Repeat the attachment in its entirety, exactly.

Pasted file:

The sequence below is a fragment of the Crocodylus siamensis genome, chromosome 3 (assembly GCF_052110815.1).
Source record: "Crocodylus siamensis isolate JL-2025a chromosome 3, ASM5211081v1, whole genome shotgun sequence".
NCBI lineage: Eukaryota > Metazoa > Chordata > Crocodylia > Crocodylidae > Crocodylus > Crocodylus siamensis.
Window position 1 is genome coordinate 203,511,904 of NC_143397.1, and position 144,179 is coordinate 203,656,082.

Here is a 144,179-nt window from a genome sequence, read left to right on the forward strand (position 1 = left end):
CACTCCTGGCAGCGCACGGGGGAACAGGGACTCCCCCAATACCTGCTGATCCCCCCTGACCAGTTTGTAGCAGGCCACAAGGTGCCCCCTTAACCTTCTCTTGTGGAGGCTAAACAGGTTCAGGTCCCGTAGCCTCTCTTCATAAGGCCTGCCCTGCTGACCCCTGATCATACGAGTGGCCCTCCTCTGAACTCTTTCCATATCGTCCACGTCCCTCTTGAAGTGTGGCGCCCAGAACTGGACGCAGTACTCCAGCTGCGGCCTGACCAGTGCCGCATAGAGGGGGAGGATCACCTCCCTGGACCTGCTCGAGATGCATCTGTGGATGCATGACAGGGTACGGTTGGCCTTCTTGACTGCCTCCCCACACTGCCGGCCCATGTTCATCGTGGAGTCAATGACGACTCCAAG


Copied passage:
The sequence below is a fragment of the Crocodylus siamensis genome, chromosome 3 (assembly GCF_052110815.1).
Source record: "Crocodylus siamensis isolate JL-2025a chromosome 3, ASM5211081v1, whole genome shotgun sequence".
NCBI lineage: Eukaryota > Metazoa > Chordata > Crocodylia > Crocodylidae > Crocodylus > Crocodylus siamensis.
Window position 1 is genome coordinate 203,511,904 of NC_143397.1, and position 144,179 is coordinate 203,656,082.

Here is a 144,179-nt window from a genome sequence, read left to right on the forward strand (position 1 = left end):
CACTCCTGGCAGCGCACGGGGGAACAGGGACTCCCCCAATACCTGCTGATCCCCCCTGACCAGTTTGTAGCAGGCCACAAGGTGCCCCCTTAACCTTCTCTTGTGGAGGCTAAACAGGTTCAGGTCCCGTAGCCTCTCTTCATAAGGCCTGCCCTGCTGACCCCTGATCATACGAGTGGCCCTCCTCTGAACTCTTTCCATATCGTCCACGTCCCTCTTGAAGTGTGGCGCCCAGAACTGGACGCAGTACTCCAGCTGCGGCCTGACCAGTGCCGCATAGAGGGGGAGGATCACCTCCCTGGACCTGCTCGAGATGCATCTGTGGATGCATGACAGGGTACGGTTGGCCTTCTTGACTGCCTCCCCACACTGCCGGCCCATGTTCATCGTGGAGTCAATGACGACTCCAAG